I also got to break in my new cupcake carrier. I bought it in anticipation of bringing vegan cupcakes to Lulu's friend's birthday parties and such (let's just hope she has friends). It's basically a muffin pan with another tier that is covered with a snap on plastic cover with a handle. I got a few shout outs on the bus up to Harlem.


The Bitch is Back!

While living in the real world I occasionally neglect this sad little virtual world. Interrupting my pleasant dreams of sharing vegan milkshakes with Calvin Broadus, Jr. (you probably know him as "Snoop Dogg", but we've been dream-bros for almost a decade now, so he insists I call him by his given name), a nagging snuffling series of zeroes and ones overtakes my subconscious and hounds me relentlessly until I passively aggressively type a new entry into this here blog.

So, what's been keeping me so busy that I can't even be bothered to write or call? I'm glad you asked!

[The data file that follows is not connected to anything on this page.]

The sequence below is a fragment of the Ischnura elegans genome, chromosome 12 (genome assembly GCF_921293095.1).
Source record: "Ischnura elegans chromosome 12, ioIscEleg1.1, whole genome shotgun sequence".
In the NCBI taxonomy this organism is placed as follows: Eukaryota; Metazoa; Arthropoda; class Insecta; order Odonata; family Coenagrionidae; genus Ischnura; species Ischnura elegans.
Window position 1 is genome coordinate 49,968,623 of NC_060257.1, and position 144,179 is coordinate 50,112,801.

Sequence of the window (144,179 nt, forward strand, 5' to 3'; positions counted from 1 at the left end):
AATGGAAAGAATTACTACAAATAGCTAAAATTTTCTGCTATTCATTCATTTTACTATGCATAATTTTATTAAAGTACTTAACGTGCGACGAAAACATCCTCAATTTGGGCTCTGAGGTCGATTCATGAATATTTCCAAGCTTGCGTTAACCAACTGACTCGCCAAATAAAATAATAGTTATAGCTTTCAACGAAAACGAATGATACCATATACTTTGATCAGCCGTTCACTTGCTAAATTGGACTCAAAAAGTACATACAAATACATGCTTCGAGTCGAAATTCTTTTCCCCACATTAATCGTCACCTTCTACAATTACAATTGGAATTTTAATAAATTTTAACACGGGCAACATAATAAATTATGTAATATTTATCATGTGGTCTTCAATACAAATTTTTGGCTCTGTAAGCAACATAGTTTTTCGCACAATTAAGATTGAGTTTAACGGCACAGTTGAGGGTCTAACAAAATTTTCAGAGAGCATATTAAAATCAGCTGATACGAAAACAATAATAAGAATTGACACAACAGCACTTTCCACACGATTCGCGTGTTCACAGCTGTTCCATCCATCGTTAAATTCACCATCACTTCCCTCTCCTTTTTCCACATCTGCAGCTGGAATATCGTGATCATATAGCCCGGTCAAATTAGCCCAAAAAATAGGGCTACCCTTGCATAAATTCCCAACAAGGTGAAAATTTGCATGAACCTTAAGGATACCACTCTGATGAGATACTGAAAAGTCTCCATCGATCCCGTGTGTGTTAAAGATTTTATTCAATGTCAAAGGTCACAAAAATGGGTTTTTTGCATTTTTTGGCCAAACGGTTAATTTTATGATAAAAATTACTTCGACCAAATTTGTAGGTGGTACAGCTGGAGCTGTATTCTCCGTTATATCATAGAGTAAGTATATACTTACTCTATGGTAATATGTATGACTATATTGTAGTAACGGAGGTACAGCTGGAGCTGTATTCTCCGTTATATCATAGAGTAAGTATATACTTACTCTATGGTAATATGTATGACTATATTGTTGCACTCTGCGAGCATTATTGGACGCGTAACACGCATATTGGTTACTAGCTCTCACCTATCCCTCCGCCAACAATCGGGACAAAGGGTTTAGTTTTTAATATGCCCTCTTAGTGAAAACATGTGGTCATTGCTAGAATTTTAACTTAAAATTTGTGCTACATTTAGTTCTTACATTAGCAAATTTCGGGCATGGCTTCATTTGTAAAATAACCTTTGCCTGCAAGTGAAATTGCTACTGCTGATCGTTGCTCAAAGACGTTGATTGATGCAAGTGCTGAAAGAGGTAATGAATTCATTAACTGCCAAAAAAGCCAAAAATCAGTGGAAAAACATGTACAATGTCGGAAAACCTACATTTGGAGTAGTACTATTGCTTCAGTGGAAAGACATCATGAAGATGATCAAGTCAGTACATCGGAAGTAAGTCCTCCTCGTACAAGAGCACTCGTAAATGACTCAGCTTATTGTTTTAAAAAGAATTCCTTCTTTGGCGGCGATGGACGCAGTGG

Here, I'll present it as a series of bullet points for maximum efficiency:

  • We moved! Yes, after only two years in Brooklyn, we've returned to Manhattan. We could no longer resist the siren call of my in-laws' offer of the bottom floor of their brownstone on the Upper West Side. My wife and I now both share a studio that is NOT part of our living room/kitchen, which is a first. The UWS is quite a different scene than our previous apartments in the Lower East Side or Brooklyn. You can't find a (vegan) meal for under $10 and the mean age is 65, but there are lots of parks and museums for our little one. The apartment wasn't finished being renovated for the first six weeks after we moved in, but now we're almost done unpacking and getting back to a semblance of normal life. 
  • I finished a new ten page comic for Nicole Georges (Invincible Summer). It's for an anthology she's putting out about bad roommates. I've been blessed with mostly amazing roommates, but there have been a few stinkers. This comic explores four of the worst offenders. 
  • Chainsaw Comics accepted my five page comic for an anthology with the theme of "fear". I originally drew this one for the Dapper Chap anthology (with a "horror" theme), but the founder volunteered at a primate sanctuary in South America (can't fault him that!) and I don't think it will ever come out.